Julius Randle’s ‘aggressive’ lead sets tone for Knicks

It’s not a coincidence. It’s directly connected. 

When Julius Randle plays well, so often do the Knicks. When he’s moving the ball and making quick decisions, asserting his will and getting to the rim, it usually impacts the rest of his team. 

“When he gets aggressive, he’s attacking, we’re attacking,” coach Tom Thibodeau said. 

That was certainly the case on Christmas Day. With Randle producing one of his best games of the season, pouring in 25 points on just 15 field-goal attempts, grabbing 12 rebounds and adding three assists, the Knicks enjoyed a rare stress-free victory, a 101-87 win at the sold-out Garden. They took advantage of the gift they were given, an undermanned Hawks team that hardly resembled the unit that eliminated them from the playoffs last June. 

“The way Julius played was terrific,” Thibodeau said. “I thought the aggressiveness to start the game for him made us aggressive and when he is attacking the rim and playing like that, it is a big plus for us.” 

Julius Randle finished with 25 points and 12 rebounds in the Knicks’ 101-87 win over the Hawks.
Charles Wenzelberg/New York Post
Julius Randle
Tom Thibodeau appreciated Julius Randle’s ‘aggressive’ start to the game.
Charles Wenzelberg/New York Post

Atlanta didn’t have Garden nemesis Trae Young, or Kevin Huerter, Lou Williams and Danilo Gallinari either, due to COVID-19, and the Knicks coasted to an easy victory. Randle set the tone. He hit a pair of early 3-pointers, as Thibodeau’s team raced out to a 19-3 lead. His two third-quarter 3-pointers on consecutive possessions, part of a 16-4 run, ended any doubt about the final result.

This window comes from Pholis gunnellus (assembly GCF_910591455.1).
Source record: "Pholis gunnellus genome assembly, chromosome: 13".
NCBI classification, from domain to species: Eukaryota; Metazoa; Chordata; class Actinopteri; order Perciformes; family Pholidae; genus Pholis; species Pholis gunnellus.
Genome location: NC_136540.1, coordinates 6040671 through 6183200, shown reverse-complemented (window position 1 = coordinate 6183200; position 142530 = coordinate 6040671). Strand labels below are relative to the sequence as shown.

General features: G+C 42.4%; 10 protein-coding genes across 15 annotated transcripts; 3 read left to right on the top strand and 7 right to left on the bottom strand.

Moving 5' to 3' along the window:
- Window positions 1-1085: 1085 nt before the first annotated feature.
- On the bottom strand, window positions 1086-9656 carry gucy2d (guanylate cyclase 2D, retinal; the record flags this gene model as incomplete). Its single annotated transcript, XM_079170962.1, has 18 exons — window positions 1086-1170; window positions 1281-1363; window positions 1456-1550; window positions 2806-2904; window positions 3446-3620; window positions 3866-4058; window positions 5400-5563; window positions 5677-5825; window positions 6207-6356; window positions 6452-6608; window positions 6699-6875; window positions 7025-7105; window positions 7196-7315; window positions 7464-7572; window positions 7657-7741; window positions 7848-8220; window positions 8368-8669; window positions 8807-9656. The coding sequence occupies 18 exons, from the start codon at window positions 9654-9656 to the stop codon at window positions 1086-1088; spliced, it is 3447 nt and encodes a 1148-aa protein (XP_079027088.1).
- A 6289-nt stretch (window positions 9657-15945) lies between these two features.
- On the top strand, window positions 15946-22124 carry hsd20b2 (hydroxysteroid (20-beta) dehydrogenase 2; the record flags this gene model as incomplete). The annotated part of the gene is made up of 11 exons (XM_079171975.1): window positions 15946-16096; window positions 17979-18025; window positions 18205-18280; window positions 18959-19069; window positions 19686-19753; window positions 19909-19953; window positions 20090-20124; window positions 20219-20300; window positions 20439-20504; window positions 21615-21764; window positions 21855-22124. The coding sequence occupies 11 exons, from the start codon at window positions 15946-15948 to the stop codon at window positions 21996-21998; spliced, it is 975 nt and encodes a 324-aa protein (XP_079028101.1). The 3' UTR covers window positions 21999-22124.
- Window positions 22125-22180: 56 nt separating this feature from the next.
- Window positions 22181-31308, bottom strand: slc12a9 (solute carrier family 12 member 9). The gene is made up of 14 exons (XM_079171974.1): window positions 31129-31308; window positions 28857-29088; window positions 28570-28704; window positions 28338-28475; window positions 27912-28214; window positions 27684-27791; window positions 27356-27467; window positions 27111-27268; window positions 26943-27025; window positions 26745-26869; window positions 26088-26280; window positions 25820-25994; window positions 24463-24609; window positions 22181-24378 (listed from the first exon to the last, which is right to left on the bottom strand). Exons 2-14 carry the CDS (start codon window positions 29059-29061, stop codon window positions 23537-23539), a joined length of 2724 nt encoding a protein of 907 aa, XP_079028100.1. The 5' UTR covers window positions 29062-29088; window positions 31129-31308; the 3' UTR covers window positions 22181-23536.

“Just the joy and happiness that I played with, I wasn’t bogged down by the game or whatever is going on out there,” Randle said. “Just having fun playing the game and playing with the passion and love that I have for the game. I felt like I got that back today.” 

Afterwards, Randle admitted the year was wearing on him, in particular the losing. The Knicks (15-18) entered Saturday having dropped six of their last seven games at the Garden, and nine of 12 overall. Randle hadn’t been the same player he was a year ago, when he led the Knicks to a surprising fourth-place finish in the Eastern Conference. But he looked more like that player against the Hawks, and the Knicks resembled the team that lapped low expectations a season ago. 

“Everybody in the locker room’s heart is in the right place, intentions are in the right place. When it’s kind of not working, or things are inconsistent, it wears on you,” Randle said. “But we just have to continuously find that joy and spirit out there.”